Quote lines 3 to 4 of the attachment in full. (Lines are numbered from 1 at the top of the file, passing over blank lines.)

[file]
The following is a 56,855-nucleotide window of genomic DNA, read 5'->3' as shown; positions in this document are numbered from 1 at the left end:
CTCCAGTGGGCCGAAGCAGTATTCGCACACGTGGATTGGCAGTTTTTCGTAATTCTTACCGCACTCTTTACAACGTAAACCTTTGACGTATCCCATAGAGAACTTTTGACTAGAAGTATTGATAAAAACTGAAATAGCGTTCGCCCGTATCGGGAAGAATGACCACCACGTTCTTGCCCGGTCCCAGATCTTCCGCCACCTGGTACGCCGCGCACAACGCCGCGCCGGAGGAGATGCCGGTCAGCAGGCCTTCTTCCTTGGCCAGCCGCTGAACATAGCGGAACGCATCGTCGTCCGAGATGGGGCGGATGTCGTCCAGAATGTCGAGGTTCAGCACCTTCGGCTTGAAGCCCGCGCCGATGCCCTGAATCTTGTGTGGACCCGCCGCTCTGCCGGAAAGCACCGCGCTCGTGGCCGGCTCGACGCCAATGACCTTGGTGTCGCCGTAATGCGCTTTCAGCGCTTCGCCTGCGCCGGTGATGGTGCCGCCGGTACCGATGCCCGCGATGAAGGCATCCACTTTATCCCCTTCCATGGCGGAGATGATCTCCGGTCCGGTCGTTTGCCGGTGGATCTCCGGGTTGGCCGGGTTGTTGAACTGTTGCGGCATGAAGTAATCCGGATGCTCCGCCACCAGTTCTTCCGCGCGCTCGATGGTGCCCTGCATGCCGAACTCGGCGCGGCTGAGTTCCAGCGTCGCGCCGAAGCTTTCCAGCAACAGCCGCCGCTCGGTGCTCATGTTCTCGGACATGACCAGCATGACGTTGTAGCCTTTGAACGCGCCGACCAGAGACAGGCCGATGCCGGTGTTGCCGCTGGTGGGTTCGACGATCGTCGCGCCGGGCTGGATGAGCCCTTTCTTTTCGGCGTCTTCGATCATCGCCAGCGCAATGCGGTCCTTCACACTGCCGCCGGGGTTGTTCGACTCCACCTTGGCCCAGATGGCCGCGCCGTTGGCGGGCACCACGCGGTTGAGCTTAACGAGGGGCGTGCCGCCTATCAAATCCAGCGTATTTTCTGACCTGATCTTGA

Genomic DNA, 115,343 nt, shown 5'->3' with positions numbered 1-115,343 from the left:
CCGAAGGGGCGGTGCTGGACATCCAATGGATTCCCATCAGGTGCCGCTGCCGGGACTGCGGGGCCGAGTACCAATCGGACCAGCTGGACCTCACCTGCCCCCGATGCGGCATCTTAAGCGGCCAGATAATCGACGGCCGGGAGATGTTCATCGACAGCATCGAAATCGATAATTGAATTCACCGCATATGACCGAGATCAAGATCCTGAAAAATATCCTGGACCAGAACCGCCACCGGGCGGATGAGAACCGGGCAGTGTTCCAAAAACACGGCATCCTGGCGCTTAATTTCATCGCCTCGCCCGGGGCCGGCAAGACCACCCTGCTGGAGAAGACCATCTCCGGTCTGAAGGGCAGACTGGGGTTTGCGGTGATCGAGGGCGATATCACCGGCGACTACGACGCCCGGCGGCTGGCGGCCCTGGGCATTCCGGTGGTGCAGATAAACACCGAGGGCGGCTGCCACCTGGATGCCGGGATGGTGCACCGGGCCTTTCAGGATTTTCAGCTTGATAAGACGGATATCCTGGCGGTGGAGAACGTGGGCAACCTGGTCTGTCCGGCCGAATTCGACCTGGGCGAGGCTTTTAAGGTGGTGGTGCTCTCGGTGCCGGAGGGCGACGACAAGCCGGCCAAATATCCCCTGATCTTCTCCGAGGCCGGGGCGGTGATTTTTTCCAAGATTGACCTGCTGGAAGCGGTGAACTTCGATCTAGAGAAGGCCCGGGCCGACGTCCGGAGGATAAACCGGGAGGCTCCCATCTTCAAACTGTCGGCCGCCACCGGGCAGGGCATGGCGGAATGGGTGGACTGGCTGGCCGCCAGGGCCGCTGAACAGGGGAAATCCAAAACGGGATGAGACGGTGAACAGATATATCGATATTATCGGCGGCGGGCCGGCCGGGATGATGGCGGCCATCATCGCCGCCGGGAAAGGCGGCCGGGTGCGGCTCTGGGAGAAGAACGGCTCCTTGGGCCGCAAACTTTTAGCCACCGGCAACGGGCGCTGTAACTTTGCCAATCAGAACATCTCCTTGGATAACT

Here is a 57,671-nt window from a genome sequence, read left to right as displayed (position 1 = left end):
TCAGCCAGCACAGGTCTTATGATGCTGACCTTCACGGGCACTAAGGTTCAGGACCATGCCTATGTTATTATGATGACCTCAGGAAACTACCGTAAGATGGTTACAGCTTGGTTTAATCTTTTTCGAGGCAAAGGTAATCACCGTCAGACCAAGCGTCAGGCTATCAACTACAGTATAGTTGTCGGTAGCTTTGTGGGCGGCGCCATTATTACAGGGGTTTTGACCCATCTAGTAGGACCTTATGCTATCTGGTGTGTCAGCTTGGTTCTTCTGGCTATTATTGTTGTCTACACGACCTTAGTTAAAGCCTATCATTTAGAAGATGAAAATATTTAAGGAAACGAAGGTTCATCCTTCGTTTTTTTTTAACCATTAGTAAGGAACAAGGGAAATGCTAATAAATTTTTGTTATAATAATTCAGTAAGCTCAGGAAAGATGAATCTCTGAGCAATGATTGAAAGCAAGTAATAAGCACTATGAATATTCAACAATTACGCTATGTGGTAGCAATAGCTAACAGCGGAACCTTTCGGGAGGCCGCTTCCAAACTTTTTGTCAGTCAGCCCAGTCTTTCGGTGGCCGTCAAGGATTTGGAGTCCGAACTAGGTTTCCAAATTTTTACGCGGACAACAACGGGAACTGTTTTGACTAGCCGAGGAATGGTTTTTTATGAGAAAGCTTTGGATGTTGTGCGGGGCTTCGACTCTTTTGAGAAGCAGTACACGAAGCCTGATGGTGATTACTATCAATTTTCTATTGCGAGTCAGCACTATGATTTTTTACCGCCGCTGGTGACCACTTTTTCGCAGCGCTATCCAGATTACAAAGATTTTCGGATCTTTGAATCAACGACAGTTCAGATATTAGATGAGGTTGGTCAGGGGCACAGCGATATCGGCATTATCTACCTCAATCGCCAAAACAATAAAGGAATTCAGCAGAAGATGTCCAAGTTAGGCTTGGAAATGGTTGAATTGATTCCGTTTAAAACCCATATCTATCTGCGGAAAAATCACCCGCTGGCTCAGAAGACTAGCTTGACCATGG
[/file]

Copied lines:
Genomic DNA, 115,343 nt, shown 5'->3' with positions numbered 1-115,343 from the left:
CCGAAGGGGCGGTGCTGGACATCCAATGGATTCCCATCAGGTGCCGCTGCCGGGACTGCGGGGCCGAGTACCAATCGGACCAGCTGGACCTCACCTGCCCCCGATGCGGCATCTTAAGCGGCCAGATAATCGACGGCCGGGAGATGTTCATCGACAGCATCGAAATCGATAATTGAATTCACCGCATATGACCGAGATCAAGATCCTGAAAAATATCCTGGACCAGAACCGCCACCGGGCGGATGAGAACCGGGCAGTGTTCCAAAAACACGGCATCCTGGCGCTTAATTTCATCGCCTCGCCCGGGGCCGGCAAGACCACCCTGCTGGAGAAGACCATCTCCGGTCTGAAGGGCAGACTGGGGTTTGCGGTGATCGAGGGCGATATCACCGGCGACTACGACGCCCGGCGGCTGGCGGCCCTGGGCATTCCGGTGGTGCAGATAAACACCGAGGGCGGCTGCCACCTGGATGCCGGGATGGTGCACCGGGCCTTTCAGGATTTTCAGCTTGATAAGACGGATATCCTGGCGGTGGAGAACGTGGGCAACCTGGTCTGTCCGGCCGAATTCGACCTGGGCGAGGCTTTTAAGGTGGTGGTGCTCTCGGTGCCGGAGGGCGACGACAAGCCGGCCAAATATCCCCTGATCTTCTCCGAGGCCGGGGCGGTGATTTTTTCCAAGATTGACCTGCTGGAAGCGGTGAACTTCGATCTAGAGAAGGCCCGGGCCGACGTCCGGAGGATAAACCGGGAGGCTCCCATCTTCAAACTGTCGGCCGCCACCGGGCAGGGCATGGCGGAATGGGTGGACTGGCTGGCCGCCAGGGCCGCTGAACAGGGGAAATCCAAAACGGGATGAGACGGTGAACAGATATATCGATATTATCGGCGGCGGGCCGGCCGGGATGATGGCGGCCATCATCGCCGCCGGGAAAGGCGGCCGGGTGCGGCTCTGGGAGAAGAACGGCTCCTTGGGCCGCAAACTTTTAGCCACCGGCAACGGGCGCTGTAACTTTGCCAATCAGAACATCTCCTTGGATAACT